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If Argentina doesn’t pay the bondholders that are suing the country for sovereign debt dating back to 2001, it could go into default.But someone has to officially determine that the country is in default, triggering credit default swaps.
In the global financial community, that decision is the responsibility of the Credit Derivatives Determination Committee, a board that was formed in 2009.
Incidentally, Elliott Management Corporation, the hedge fund that belongs to Paul Singer, one of the plaintiffs in the case against Argentina, is a voting member of the Credit Derivatives Determination Committee.
Argentina has been fighting with Singer, and other bondholders that bought its sovereign debt maturing in 2017, for about a decade. Singer and co. ( known as exchange bondholders) refused to restructure the debt that they held on two occasions, in 2005 and 2010.
Argentina, in response, refused to pay its debt to exchange bondholders, instead favouring bondholders that restructured.
Now the case is coming to a head. So far, there has a been a stay placed on Argentine payments to exchange bondholders during Court proceedings. Last week, though, New York Judge Thomas Griese ruled that Argentina would have to pay the plaintiffs next month. If that holds true, the country will have to pay out $3 billion to exchange bondholders alone.
This could be what a 2012 Argentine credit event looks like. And this is where the Credit Derivatives Determinations Committee comes in. Here’s what they do:
The ISDA Credit Derivatives Determinations Committees (“DCs”) were established on April 8, 2009. The DCs make determinations that apply to credit derivative transactions on subjects including Credit Events, CDS Auctions, Successor Reference Entities and other issues. The determinations made by the DC are governed by the Determinations Committees Rules. ISDA acts as a non-voting secretary to each DC and endeavours to co-ordinate this process in a transparent and operationally efficient manner.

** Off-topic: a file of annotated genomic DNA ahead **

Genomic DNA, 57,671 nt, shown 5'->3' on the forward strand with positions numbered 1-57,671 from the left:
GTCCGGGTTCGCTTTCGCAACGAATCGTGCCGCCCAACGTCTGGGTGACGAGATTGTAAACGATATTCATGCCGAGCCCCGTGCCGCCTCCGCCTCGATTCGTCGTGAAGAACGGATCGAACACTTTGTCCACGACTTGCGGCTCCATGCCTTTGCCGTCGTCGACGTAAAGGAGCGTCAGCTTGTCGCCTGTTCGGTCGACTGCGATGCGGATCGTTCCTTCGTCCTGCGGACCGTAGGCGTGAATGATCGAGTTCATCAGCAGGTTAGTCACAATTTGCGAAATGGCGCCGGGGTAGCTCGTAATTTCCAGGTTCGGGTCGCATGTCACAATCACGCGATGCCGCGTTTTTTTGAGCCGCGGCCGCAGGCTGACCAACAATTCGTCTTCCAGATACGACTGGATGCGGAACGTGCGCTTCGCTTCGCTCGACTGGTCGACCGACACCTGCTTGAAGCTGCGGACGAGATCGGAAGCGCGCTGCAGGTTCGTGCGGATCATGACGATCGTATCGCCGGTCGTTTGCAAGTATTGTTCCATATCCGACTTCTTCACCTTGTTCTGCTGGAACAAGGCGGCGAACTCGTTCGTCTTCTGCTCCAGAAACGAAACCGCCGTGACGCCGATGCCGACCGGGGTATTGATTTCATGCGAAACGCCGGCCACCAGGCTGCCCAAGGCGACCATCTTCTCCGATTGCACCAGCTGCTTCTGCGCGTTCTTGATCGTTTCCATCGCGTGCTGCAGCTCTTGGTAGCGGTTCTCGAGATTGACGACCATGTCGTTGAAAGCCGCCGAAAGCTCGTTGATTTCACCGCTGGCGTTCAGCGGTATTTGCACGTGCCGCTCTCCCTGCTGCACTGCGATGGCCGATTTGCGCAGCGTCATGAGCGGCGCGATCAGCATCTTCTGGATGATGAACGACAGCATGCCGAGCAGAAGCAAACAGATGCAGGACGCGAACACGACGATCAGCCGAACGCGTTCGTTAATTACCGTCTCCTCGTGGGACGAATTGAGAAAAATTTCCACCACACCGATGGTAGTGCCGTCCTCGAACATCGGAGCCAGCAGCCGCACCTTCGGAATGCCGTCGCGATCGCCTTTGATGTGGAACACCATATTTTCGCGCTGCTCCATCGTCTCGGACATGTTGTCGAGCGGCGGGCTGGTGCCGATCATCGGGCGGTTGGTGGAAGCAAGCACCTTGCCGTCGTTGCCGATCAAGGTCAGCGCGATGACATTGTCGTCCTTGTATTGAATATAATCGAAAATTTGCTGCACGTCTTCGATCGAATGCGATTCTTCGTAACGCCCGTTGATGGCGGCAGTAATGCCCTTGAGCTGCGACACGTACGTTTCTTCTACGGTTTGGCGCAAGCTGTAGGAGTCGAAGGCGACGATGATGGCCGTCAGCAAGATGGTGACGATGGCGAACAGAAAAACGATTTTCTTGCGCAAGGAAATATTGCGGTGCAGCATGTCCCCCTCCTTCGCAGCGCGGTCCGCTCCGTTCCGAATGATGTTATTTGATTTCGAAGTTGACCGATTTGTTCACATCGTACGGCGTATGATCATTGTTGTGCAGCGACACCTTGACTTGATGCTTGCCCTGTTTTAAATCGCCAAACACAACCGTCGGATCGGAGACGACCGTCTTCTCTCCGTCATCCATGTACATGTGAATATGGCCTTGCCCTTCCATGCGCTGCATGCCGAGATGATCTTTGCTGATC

Elliott Capital is known as a “non-dealer voting member” of this committee. According to the DCs bylaws, it was chosen for this position at random from a list of eligible non-dealers “designated as not having been previously identified to serve on a Committee and designated as a “private investment company manager” or “registered investment company manager”…” on the appointed list review date.
Now before we start up with the conspiracy theories. Let’s take a look at the process the committee uses to determine whether or not a nation is in default.
In the Americas, there are 17 voting members on the board. A supermajority of them must all agree that a country is in default for the decision to be made.
The DC has a fascinating paper about how that works. Here’s a telling excerpt:
Of the more than 900 DC questions considered to date, approximately 96% have been decided unanimously. This is because the vast majority of determinations made by the DCs are determined by straightforward application of publicly available facts to the relevant provisions of the Credit Derivatives Definitions. The following statistics are as of March 7, 2012:
For the last 10 Credit Events, the average DC deliberation time between the date the DC was asked whether a Credit Event had occurred and the date on which a Credit Event was announced was one day in the Americas and three days in Europe. For the last five Credit Events in Asia & Oceana, the average time was five days.
If the DC can’t come to an agreement, the decision goes through an External Review process involving third party market professionals and legal experts. Throughout this process, members are bound by confidentiality agreements and are unable to trade on any information they are privy to from being on the board.
So even if Singer voted for Argentine default, that wouldn’t mean that he would get his way if that data weren’t there.
More than that, experts who have gone head to head with Singer (legally speaking) believe he would recuse himself in the event of a conflict of interest. Take William A. Brandt, Jr., for instance.
Brandt is the President of Development Specialists Inc. and is considered one of the country’s premier bankruptcy and restructuring experts. He’s also the Chairman of the Illinois Finance Authority, the largest state bond issuer in the United States. Despite his own experience being on the other side of Singer’s wrath, he says no one should believe that he will use his status on the DC to call for an Argentine credit event.
“I would divorce the decision to put a country in default from his own position,” said Brandt. “There are bright line tests that countries must pass for that decision to be made.”
If a country passes those tests, credit default swaps are triggered, and we know what kind of chaos follows.
It doesn’t get much more serious than that.
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